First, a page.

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How do we prove Cantor's normal form can produce all ordinal numbers?

Also, it's a bit difficult to picture $\omega_1$ as a format in Cantor's normal form. Can anyone show how to do this?

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Cantor normal form isn't all that useful. The normal form of $\omega_1$, for example, is just $\omega^{\omega_1}$. –  Zhen Lin Sep 17 '12 at 4:45
    
To elaborate on Zhen's comment, there is a proper class of ordinals $\alpha$ for which $\omega^\alpha=\alpha$--such $\alpha$ are called "epsilon numbers." Every uncountable aleph (from $\omega_1$ on up) is an epsilon number, but there are many others before that--in fact, if we enumerate them by $\varepsilon_\alpha$, then $\varepsilon_\alpha$ is countable precisely when $\alpha$ is, so $\varepsilon_{\omega_1}=\omega_1$, meaning there are actually $\aleph_1$ many epsilon numbers before we even reach uncountable ordinals! –  Cameron Buie Sep 17 '12 at 14:30

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up vote 3 down vote accepted

To prove the Cantor Normal Form Theorem you unsurprisingly use (transfinite) induction.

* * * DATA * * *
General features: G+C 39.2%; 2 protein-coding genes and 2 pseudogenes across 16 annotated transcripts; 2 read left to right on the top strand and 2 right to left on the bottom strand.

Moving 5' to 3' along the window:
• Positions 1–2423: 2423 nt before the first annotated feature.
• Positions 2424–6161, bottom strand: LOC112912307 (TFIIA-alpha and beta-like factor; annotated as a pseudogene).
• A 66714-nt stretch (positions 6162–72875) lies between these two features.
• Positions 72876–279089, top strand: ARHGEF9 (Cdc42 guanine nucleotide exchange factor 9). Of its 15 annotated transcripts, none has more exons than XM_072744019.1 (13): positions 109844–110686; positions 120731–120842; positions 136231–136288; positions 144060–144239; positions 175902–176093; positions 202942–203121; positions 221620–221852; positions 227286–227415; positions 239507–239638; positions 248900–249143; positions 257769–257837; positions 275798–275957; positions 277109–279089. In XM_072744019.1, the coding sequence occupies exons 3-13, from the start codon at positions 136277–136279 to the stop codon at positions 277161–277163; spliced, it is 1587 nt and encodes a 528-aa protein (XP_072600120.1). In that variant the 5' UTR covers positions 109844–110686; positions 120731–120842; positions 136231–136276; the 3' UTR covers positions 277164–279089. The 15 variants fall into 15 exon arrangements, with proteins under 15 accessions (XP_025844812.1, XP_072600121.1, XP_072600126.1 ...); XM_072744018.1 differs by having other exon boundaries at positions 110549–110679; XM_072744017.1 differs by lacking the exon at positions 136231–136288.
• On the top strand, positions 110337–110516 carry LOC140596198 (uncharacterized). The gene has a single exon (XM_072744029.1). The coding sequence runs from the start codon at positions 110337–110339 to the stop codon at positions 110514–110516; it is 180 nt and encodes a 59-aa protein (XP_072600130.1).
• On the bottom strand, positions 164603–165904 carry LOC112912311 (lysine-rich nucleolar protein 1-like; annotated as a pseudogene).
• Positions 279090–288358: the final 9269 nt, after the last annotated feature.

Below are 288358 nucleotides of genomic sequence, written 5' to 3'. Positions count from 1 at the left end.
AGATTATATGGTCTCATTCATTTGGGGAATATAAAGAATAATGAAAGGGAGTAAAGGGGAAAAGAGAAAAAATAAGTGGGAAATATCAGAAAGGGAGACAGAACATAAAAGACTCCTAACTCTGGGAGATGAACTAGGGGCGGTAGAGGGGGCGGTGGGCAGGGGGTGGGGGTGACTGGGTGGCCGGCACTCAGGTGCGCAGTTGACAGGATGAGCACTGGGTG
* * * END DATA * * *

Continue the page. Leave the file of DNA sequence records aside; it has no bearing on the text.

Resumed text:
Suppose that $\alpha > 0$ is an ordinal ($0$ clearly has a Cantor Normal Form), and a Cantor Normal Form exists for all ordinals $\gamma < \alpha$. Note that there is a greatest ordinal $\delta$ such that $\omega^\delta \leq \alpha$ (since the least ordinal $\zeta$ such that $\omega^\zeta > \alpha$ must be a successor ordinal). Now there are unique ordinals $\beta , \gamma$ such that $\alpha = \omega^\delta \cdot \beta + \gamma$ and $\gamma < \omega^\delta$. Based on our choice of $\delta$ it must be that $\beta < \omega$, and we can use our inductive assumption that $\gamma$ has a Cantor Normal Form.

As mentioned by Zhen Lin in the comments, the Cantor Normal Form for $\omega_1$ is simply $\omega^{\omega_1}$. This can be seen by the definition of cardinal exponentiation: $\omega^{\omega_1} = \sup_{\alpha < \omega_1} \omega^\alpha$ since $\omega_1$ is a limit ordinal. It is easy to show that $\alpha \leq \omega^\alpha$ for all $\alpha$, and in particular $\omega_1 \leq \omega^{\omega_1}$. On the other hand, if $\alpha$ is countable, then so is $\omega^\alpha$, which then implies $\omega^{\omega_1} \leq \omega_1$.

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